Having discovered the useful delay introduced between the record and replay heads of a tape machine, the concrète pioneers explored the possibilities of running a tape directly from the left hand spool of one tape machine to the right hand spool of another, passing both sets of record and replay heads.
By drawing the tape out between two machines on a sprung loop stand (or bottles, if stands weren’t available), the delay on the output from the second machine could be extended. Also, the audio output of the second machine could be carefully mixed back into the input of the first machine, so creating rising and falling ‘waves’ of sound. The guitarist Robert Fripp, an ex-member of King Crimson, was so enamoured with this trick he christened it Frippertronics, many years after it was first used.
Two other effects that briefly saw popularity were phasing and flanging, both caused by upsetting the azimuth (the vertical angle of the tape head) during recording or playback, usually by touching the flange of a tape spool. Neither could be described as musical, but they were very dramatic.
Phasing was the result of combining the input and output of a tape machine, or the two outputs of a stereo machine. As the phase between the signals changed, the output at certain frequencies, and their harmonics, was cancelled out, an effect identical to a comb filter. Flanging was similar, but relied on feeding some the tape machine’s output into the input, almost causing oscillation at some frequencies. The result was more metallic than phasing and was used on many pop records of the sixties.
The success of tape manipulation spawned some novel devices. One example, the Binson Echorec Baby, had a spinning metal drum, surrounded by tape heads that produced multiple delays. Another device, the Tempophon, was strapped to the side of a tape machine, with the tape passing its spinning replay head. Since the tape speed in relation to this head was set by the Tempophon itself, irrespective of the actual speed, it was possible to vary the pitch without altering the tempo.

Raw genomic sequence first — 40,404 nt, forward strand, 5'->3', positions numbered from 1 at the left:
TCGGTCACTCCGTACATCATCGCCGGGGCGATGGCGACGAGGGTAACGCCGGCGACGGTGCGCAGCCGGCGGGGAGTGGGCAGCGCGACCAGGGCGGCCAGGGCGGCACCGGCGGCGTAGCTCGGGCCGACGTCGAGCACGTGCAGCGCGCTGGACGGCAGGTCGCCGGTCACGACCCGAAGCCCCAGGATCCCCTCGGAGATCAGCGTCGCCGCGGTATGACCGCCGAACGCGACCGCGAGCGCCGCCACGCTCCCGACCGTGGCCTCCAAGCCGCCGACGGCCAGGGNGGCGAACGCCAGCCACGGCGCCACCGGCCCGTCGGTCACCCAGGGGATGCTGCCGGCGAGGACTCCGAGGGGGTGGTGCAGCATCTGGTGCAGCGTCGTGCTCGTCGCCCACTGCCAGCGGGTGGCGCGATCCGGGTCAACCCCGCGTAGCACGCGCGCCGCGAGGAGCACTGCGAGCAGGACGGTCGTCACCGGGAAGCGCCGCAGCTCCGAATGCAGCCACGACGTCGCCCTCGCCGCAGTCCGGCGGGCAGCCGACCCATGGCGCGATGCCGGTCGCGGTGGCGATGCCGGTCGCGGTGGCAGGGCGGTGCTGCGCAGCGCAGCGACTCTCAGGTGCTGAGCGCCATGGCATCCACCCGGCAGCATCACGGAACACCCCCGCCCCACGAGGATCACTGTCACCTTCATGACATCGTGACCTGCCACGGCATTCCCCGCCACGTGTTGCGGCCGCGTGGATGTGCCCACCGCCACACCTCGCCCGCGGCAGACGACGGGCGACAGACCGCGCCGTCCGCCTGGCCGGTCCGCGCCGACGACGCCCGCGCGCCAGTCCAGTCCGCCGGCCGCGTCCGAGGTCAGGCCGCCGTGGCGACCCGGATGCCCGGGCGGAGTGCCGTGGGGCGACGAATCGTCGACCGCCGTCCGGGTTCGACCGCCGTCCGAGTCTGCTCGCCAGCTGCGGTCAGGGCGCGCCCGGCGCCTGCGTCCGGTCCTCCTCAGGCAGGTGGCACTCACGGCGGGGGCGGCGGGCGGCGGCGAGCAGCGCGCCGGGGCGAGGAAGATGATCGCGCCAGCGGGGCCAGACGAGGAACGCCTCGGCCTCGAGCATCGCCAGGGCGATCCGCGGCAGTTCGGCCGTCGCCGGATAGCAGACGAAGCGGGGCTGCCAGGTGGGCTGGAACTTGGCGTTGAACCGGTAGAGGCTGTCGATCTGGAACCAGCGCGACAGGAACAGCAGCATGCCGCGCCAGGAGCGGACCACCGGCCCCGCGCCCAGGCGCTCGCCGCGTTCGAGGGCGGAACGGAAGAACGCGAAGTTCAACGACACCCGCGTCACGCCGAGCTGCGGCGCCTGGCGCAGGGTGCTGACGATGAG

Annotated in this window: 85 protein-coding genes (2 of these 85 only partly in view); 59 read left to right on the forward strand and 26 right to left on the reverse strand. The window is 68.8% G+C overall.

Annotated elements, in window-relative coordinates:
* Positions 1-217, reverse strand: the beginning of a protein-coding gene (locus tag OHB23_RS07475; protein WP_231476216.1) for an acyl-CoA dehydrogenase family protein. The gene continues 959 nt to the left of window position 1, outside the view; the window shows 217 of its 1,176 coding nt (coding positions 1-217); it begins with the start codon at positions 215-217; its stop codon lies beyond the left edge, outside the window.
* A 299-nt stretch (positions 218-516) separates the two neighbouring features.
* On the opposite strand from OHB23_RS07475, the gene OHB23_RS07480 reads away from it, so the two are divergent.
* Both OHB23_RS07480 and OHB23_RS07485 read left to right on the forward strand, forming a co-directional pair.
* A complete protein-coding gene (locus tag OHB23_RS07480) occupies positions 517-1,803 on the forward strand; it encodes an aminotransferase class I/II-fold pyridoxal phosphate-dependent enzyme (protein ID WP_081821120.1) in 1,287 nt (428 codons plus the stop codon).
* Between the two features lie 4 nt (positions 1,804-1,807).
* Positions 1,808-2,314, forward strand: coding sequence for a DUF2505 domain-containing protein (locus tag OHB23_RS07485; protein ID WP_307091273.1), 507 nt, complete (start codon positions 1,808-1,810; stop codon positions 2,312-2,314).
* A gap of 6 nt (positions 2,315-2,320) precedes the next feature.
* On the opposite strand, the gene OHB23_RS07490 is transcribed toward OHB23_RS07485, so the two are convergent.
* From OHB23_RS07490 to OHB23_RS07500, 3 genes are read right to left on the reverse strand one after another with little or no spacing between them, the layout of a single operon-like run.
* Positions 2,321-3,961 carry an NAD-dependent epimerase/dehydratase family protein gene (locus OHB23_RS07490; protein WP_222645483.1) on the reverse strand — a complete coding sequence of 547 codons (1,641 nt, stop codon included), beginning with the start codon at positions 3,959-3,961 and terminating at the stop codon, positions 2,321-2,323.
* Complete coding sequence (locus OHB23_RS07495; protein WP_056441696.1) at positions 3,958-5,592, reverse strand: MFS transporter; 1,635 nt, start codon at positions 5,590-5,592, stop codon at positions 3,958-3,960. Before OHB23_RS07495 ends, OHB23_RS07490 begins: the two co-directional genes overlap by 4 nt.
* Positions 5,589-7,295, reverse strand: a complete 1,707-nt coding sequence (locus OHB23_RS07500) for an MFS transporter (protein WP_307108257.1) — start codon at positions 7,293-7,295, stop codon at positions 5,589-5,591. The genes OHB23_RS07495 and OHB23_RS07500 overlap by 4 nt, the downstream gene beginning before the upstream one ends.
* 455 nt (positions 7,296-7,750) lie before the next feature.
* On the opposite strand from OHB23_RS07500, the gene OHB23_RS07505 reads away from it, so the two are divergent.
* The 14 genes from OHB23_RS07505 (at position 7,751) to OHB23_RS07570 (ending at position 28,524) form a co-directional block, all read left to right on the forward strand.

The BBC’s Programme Effects Generator (PEG) provided ‘spot effects’ for radio drama, including The Archers. This device used a separate tape cartridge for each effect, the tape being pulled out of the cartridge, played and then drawn back in again. A further development of PEG was the Mellotron, a keyboard instrument with cartridges containing sampled instruments. The Moody Blues used this successfully in their sixties ‘symphonic’ rock music, despite its sluggish mechanism. Roland also used tape cartridges, this time as a loop, providing very long delays in one of their effects devices.
At the BBC Radiophonic Workshop, established in 1958 to explore the possibilities of music concrète, sound montages were created using several tape machines and an audio multiplexer. This specially-constructed device contained of a circle of fixed capacitor vanes, connected to the outputs of the tape recorders. The multiplexer’s output came from a rotating vane, driven by a variable-speed motor. As this turned, each signal was heard in sequence, one sound fading into the next.
Reverberation was popular, disguising small blemishes and providing a consistent atmosphere to a completed recording. Echo rooms, plates and springs were commonly used. Most echo springs gave awful results, although hitting them could often generate interesting sounds! One popular trick involved copying a tape backwards and adding reverb, then playing it forwards to give a reverse echo.
Equalisers, preferably of the ‘graphic’ type, were much in vogue for musique concrète. Passive versions, comprising simply of coils and capacitors, often provided a remarkable degree of quality (Q), enabling dramatic changes to be made to any sound. And at the Radiophonic Workshop, the mechanical ‘Dalek’ voices for Doctor Who were created using a simple ring modulator, consisting of three transformers and a ring of four diodes. An untreated speech signal was connected to the ‘main’ input, with a low frequency (usually upwards of 15 Hz) applied to the ‘carrier’ input.
©Ray White 2001.